It’s spooky time. Thrill-seekers who wait for jack-o’-lantern season all year long can dive into a slew of scary, haunting new books that will give them chills. Scaredy-cats, there’s something for you in here, too.
‘A Cosmology of Monsters’
By Shaun Hamill
A straight-up horror novel about a family engrossed in the business of, well, monsters and terror, this debut hearkens back to traditional creepy reads, with a modern twist appealing to fans of “Succession” and bingers of Netflix’s scariest streams. Immerse yourself in a multigenerational saga that will likely have you sleeping with the lights on — and not just so you can read a few more chapters.
‘Toil & Trouble’
By Augusten Burroughs
Burrough’s latest memoir embraces the theme of its Halloween-season publication date, reflecting on his witchy heritage dating back to Colonial America. The laugh-out-loud prose takes readers on a journey of power (both abstract and very tangible) as Burroughs rediscovers himself among ghosts, the devil and more.
By Jeanette Winterson
Forget everything you know about the classic Mary Shelley novel and let Winterson rewrite the tropes. Protagonists include Ry, a young transgender doctor; Ry’s love interest, the acclaimed academic Victor Stein, outspoken about the implications of artificial intelligence and a potentially grim future; and freshly divorced Ron Lord, purveyor of sex dolls. While the complicated, funny and haunting drama plays out among this trio in Britain, the bodies of dead Americans lie cold in a storage facility in Phoenix, until, well, they’re (maybe) revitalized.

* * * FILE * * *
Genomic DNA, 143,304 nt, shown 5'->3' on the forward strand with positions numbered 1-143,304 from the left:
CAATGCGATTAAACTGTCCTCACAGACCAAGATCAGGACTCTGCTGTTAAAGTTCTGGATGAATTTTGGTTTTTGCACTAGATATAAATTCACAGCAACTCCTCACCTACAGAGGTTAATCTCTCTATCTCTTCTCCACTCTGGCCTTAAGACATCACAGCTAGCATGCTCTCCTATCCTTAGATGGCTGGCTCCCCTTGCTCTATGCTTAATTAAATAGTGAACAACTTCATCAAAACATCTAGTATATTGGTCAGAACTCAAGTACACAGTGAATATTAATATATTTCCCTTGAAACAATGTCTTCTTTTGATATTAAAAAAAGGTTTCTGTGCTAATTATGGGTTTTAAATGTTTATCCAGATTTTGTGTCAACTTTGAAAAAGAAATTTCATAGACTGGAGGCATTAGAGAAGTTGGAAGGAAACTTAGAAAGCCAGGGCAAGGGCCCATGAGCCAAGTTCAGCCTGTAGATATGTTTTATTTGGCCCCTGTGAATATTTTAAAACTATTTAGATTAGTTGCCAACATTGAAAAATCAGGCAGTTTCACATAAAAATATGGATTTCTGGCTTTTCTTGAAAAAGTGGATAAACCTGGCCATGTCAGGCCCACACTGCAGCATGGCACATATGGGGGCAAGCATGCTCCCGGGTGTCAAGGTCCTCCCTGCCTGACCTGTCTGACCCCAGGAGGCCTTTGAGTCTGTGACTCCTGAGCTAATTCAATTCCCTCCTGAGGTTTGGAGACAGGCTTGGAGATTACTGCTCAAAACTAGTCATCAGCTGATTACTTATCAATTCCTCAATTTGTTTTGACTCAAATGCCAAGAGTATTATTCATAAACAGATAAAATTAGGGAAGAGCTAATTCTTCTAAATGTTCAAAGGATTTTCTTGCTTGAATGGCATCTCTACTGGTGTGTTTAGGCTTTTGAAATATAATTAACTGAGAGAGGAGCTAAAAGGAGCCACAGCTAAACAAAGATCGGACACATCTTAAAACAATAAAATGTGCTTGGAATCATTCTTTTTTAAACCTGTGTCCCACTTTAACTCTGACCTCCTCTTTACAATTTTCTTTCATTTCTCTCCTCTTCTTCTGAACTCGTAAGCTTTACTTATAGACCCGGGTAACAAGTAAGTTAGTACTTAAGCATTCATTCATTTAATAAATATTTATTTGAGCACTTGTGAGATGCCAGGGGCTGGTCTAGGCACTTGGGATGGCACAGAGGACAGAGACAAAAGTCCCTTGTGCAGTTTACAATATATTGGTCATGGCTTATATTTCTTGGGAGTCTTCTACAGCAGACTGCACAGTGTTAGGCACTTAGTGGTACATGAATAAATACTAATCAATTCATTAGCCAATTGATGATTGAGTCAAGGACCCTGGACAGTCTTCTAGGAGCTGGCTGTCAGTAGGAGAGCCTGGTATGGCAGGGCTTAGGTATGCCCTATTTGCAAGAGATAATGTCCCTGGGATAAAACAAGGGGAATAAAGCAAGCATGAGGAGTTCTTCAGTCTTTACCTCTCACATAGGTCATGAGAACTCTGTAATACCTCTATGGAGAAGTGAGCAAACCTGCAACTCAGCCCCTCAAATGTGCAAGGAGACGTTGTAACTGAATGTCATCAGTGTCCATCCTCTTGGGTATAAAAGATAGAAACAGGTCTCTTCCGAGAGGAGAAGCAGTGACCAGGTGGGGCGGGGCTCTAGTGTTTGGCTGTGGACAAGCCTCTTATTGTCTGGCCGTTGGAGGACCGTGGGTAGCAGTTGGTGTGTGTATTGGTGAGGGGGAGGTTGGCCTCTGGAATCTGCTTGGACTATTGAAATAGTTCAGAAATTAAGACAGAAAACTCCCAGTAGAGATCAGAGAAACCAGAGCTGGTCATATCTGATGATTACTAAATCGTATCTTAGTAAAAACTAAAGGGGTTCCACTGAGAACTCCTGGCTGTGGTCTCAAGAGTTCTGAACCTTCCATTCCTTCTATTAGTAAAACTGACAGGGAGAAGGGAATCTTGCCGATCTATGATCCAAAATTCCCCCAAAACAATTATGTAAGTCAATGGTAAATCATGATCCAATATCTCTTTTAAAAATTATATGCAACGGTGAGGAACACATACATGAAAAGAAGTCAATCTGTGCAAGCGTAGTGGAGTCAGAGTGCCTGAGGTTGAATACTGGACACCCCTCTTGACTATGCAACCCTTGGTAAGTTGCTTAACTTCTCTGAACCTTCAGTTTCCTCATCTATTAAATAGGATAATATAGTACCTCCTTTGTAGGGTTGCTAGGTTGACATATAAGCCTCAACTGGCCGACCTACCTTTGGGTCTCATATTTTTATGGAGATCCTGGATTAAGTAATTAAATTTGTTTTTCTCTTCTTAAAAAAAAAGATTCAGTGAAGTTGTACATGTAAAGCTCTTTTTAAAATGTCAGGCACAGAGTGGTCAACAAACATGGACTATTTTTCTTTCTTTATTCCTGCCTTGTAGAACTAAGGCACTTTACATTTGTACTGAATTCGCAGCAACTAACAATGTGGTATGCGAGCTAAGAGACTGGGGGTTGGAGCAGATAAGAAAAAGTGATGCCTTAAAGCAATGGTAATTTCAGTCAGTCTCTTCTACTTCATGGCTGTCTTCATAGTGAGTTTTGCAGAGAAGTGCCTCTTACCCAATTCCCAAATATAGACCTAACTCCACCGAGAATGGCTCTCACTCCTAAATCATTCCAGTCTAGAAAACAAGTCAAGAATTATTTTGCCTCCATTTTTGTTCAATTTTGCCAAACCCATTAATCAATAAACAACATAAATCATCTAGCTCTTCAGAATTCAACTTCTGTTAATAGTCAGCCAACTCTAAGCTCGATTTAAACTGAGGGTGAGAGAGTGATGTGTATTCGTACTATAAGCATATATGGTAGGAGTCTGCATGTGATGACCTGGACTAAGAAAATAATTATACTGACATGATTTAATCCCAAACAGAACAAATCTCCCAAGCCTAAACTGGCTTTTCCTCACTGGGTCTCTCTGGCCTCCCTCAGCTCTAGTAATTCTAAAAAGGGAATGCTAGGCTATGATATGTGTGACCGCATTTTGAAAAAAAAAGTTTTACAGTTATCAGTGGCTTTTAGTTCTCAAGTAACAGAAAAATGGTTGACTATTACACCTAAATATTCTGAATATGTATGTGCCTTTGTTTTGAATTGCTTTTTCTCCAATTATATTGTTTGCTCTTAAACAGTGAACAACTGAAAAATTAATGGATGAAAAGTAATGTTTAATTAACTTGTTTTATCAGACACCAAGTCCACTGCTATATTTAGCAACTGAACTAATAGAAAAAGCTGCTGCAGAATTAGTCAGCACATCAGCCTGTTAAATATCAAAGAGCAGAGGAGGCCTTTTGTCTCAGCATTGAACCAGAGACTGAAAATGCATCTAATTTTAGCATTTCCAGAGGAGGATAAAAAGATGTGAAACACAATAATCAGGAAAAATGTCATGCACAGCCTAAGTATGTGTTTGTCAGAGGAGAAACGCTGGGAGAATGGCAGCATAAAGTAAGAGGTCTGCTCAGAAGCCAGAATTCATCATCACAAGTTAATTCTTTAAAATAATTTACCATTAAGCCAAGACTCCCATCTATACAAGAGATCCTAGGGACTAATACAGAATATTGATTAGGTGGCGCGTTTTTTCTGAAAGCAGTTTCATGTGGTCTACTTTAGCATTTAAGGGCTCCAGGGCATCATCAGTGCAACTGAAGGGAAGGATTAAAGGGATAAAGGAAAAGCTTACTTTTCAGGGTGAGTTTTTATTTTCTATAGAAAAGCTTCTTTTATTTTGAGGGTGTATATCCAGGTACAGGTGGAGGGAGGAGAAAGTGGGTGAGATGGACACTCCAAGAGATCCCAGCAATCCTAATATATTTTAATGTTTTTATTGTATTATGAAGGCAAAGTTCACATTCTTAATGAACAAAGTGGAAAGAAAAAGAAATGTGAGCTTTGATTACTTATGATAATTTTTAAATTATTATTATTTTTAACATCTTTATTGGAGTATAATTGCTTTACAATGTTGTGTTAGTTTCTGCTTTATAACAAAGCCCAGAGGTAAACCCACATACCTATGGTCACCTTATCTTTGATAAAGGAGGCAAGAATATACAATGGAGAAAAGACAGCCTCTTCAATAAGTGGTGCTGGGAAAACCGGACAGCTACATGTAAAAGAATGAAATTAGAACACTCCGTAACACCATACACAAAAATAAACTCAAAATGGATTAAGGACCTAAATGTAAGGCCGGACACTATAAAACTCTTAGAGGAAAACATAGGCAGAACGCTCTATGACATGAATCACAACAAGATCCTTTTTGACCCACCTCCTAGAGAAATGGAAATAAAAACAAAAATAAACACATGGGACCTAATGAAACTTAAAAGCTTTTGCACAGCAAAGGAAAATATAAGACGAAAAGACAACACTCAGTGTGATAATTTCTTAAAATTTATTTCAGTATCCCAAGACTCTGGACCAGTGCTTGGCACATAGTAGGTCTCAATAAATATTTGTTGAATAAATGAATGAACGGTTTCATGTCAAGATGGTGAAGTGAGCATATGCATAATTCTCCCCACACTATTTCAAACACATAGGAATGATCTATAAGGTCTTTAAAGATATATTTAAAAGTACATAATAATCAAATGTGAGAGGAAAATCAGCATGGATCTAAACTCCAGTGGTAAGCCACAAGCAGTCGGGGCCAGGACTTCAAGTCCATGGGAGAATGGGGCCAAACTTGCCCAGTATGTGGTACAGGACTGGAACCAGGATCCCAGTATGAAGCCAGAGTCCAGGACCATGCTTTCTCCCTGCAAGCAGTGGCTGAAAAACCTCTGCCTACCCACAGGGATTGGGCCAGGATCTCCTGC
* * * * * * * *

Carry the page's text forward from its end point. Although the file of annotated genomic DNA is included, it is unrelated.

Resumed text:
‘Drowning with Others’
By Linda Keir
Ian and Andi Copeland have a life that some people would kill for — a beautiful home, thriving businesses (plural!) and a daughter, Cassidy, whom they are truly proud of. But did someone kill for them to have it all? At Cassidy’s prep school, where the Copelands met, the discovery of a sunken car near campus, along with the remains of a writer who went missing 20 years ago during the Copelands’ senior year, unleashes a trove of questions about the disappearance.
‘Monster, She Wrote: The Women Who Pioneered Horror and Speculative Fiction’
By Lisa Kröger and Melanie R. Anderson
If reading about horror is more appealing to you than actually reading the genre, dive into this nonfiction look at the women who redefine fiction. Biographies of more than 100 female authors provide an inclusive look at the evolution of storytelling over the past two centuries and include suggested reading lists, if you are inspired to dive into the spooky tales.